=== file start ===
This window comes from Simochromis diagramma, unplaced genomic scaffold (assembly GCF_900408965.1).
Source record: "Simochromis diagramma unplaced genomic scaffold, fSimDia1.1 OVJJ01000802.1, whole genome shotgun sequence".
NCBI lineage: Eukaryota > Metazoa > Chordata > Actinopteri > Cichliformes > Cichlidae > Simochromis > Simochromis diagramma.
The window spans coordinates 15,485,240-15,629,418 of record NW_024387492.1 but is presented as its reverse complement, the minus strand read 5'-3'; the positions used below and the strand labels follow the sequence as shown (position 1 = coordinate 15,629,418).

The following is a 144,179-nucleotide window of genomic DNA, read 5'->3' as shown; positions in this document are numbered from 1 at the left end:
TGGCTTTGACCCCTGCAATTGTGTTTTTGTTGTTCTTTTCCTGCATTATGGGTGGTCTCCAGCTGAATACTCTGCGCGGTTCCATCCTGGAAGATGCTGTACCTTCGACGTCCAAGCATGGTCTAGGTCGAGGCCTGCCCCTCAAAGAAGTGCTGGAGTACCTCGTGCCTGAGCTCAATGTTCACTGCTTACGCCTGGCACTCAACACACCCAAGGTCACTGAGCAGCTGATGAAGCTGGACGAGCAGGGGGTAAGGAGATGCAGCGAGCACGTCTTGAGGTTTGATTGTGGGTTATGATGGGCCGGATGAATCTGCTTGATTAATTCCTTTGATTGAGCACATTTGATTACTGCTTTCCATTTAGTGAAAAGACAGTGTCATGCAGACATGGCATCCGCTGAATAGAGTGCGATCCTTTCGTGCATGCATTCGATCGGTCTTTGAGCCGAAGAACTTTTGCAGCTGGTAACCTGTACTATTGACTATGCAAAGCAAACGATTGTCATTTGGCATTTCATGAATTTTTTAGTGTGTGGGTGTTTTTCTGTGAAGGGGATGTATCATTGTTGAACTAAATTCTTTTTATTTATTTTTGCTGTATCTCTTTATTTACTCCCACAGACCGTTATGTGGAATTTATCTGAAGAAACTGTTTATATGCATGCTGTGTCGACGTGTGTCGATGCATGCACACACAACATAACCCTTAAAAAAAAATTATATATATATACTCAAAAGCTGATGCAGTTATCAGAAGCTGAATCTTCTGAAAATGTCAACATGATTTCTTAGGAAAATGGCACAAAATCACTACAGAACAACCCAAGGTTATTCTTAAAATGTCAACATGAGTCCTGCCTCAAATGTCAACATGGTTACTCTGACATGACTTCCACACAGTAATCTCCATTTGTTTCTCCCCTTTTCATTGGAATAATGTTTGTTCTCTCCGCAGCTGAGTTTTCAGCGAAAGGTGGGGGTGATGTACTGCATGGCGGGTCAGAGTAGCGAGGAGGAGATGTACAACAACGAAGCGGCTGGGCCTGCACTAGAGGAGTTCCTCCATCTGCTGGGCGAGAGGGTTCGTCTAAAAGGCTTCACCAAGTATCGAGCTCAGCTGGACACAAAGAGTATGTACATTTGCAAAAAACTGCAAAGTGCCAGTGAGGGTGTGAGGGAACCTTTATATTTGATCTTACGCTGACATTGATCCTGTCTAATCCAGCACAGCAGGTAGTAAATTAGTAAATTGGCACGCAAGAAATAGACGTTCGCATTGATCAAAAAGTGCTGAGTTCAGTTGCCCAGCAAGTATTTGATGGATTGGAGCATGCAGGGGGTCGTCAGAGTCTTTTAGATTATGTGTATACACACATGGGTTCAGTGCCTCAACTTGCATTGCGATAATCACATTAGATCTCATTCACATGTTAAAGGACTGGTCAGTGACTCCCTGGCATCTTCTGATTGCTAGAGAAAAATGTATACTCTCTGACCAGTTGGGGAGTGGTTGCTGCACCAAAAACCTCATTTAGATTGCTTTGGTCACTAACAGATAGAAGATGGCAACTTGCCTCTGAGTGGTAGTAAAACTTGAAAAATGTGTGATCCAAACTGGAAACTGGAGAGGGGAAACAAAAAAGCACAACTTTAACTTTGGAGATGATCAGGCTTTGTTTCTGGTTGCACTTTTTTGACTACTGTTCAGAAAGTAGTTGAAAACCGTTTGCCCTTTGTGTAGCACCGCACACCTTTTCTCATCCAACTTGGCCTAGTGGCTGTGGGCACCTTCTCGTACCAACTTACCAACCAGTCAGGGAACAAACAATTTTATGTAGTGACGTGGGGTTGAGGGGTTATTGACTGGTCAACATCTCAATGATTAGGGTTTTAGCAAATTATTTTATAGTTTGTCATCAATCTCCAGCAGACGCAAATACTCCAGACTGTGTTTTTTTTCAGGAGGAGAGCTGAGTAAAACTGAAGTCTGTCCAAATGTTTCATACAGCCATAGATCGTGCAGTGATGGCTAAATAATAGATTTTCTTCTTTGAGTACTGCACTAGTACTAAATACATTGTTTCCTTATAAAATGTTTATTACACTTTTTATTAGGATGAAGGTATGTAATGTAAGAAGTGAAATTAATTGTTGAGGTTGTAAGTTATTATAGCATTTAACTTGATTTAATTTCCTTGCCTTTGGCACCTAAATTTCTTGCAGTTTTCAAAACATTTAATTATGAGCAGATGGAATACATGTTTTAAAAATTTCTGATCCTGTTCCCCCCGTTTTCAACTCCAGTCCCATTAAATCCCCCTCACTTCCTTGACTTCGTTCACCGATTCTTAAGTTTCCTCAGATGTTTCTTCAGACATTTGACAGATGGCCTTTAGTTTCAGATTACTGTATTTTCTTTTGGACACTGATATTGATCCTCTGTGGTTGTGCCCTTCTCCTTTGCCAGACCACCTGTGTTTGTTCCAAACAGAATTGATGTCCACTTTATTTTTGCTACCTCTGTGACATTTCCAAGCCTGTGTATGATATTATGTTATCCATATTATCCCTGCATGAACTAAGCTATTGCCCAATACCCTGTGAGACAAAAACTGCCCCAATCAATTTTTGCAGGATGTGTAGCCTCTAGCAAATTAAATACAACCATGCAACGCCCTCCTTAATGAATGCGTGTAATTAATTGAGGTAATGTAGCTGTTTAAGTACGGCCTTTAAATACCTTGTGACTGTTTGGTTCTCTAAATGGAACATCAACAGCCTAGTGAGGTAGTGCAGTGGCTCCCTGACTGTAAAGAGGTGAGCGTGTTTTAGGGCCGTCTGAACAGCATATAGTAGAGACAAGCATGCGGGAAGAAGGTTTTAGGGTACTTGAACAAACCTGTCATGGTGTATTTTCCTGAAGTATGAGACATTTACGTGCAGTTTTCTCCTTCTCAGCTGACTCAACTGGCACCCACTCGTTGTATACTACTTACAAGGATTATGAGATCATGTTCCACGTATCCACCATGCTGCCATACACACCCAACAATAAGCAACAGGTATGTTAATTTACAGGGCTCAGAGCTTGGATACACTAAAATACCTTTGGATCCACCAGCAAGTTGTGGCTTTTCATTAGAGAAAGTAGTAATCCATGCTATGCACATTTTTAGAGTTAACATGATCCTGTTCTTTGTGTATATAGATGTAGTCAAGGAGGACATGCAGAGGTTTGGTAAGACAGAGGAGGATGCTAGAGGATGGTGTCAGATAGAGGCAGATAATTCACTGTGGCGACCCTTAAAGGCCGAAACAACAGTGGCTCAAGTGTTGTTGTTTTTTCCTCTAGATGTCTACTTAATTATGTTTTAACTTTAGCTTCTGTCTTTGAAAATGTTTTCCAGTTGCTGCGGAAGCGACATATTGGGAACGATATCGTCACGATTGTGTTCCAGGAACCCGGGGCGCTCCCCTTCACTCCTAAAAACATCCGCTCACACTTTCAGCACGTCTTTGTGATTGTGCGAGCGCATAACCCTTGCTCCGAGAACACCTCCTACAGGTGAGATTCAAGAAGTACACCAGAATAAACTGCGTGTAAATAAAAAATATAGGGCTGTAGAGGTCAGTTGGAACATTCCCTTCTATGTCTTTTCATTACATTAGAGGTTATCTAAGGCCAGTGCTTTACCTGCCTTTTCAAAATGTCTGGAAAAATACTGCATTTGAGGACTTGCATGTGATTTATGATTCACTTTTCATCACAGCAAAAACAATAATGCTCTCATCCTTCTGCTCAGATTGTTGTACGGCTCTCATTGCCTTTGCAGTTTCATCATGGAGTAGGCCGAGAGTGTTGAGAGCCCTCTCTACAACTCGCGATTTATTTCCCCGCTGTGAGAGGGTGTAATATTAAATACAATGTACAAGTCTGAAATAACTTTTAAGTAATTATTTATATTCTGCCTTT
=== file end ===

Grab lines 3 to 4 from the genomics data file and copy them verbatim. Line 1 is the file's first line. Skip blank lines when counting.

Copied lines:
NCBI lineage: Eukaryota > Metazoa > Chordata > Actinopteri > Cichliformes > Cichlidae > Simochromis > Simochromis diagramma.
The window spans coordinates 15,485,240-15,629,418 of record NW_024387492.1 but is presented as its reverse complement, the minus strand read 5'-3'; the positions used below and the strand labels follow the sequence as shown (position 1 = coordinate 15,629,418).